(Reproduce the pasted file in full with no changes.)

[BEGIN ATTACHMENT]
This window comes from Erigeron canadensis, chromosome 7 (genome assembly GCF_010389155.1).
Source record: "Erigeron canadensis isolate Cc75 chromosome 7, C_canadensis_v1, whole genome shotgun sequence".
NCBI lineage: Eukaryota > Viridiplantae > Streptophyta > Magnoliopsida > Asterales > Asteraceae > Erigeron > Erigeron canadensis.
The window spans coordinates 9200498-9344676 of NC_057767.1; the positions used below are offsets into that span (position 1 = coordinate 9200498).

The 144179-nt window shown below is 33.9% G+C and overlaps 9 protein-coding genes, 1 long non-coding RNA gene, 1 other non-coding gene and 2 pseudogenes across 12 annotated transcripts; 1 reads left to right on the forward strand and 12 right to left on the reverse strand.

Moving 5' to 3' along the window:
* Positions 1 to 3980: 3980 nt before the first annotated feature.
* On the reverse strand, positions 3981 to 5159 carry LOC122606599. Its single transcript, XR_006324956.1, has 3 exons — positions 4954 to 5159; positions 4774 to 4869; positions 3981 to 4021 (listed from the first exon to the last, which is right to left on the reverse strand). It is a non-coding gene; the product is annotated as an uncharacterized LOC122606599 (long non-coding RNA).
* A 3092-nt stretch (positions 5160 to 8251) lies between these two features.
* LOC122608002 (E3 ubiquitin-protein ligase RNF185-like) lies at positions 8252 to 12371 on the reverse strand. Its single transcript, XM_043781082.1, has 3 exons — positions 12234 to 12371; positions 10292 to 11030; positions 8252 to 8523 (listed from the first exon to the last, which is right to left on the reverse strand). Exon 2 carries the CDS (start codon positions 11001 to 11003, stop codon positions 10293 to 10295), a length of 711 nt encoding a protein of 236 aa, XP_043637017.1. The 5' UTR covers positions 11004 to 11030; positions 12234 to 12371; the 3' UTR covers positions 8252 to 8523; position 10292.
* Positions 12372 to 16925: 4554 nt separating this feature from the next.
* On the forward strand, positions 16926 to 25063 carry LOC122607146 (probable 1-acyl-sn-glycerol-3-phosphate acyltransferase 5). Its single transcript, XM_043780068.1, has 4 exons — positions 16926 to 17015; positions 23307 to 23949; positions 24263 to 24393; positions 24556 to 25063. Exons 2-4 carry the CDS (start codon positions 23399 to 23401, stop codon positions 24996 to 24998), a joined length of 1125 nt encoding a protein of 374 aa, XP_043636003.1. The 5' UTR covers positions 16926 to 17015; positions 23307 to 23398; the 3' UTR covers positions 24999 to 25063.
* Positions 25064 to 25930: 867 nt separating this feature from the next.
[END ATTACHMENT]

This window comes from Erigeron canadensis, chromosome 7 (genome assembly GCF_010389155.1).
Source record: "Erigeron canadensis isolate Cc75 chromosome 7, C_canadensis_v1, whole genome shotgun sequence".
NCBI lineage: Eukaryota > Viridiplantae > Streptophyta > Magnoliopsida > Asterales > Asteraceae > Erigeron > Erigeron canadensis.
The window spans coordinates 9200498-9344676 of NC_057767.1; the positions used below are offsets into that span (position 1 = coordinate 9200498).

The 144179-nt window shown below is 33.9% G+C and overlaps 9 protein-coding genes, 1 long non-coding RNA gene, 1 other non-coding gene and 2 pseudogenes across 12 annotated transcripts; 1 reads left to right on the forward strand and 12 right to left on the reverse strand.

Moving 5' to 3' along the window:
* Positions 1 to 3980: 3980 nt before the first annotated feature.
* On the reverse strand, positions 3981 to 5159 carry LOC122606599. Its single transcript, XR_006324956.1, has 3 exons — positions 4954 to 5159; positions 4774 to 4869; positions 3981 to 4021 (listed from the first exon to the last, which is right to left on the reverse strand). It is a non-coding gene; the product is annotated as an uncharacterized LOC122606599 (long non-coding RNA).
* A 3092-nt stretch (positions 5160 to 8251) lies between these two features.
* LOC122608002 (E3 ubiquitin-protein ligase RNF185-like) lies at positions 8252 to 12371 on the reverse strand. Its single transcript, XM_043781082.1, has 3 exons — positions 12234 to 12371; positions 10292 to 11030; positions 8252 to 8523 (listed from the first exon to the last, which is right to left on the reverse strand). Exon 2 carries the CDS (start codon positions 11001 to 11003, stop codon positions 10293 to 10295), a length of 711 nt encoding a protein of 236 aa, XP_043637017.1. The 5' UTR covers positions 11004 to 11030; positions 12234 to 12371; the 3' UTR covers positions 8252 to 8523; position 10292.
* Positions 12372 to 16925: 4554 nt separating this feature from the next.
* On the forward strand, positions 16926 to 25063 carry LOC122607146 (probable 1-acyl-sn-glycerol-3-phosphate acyltransferase 5). Its single transcript, XM_043780068.1, has 4 exons — positions 16926 to 17015; positions 23307 to 23949; positions 24263 to 24393; positions 24556 to 25063. Exons 2-4 carry the CDS (start codon positions 23399 to 23401, stop codon positions 24996 to 24998), a joined length of 1125 nt encoding a protein of 374 aa, XP_043636003.1. The 5' UTR covers positions 16926 to 17015; positions 23307 to 23398; the 3' UTR covers positions 24999 to 25063.
* Positions 25064 to 25930: 867 nt separating this feature from the next.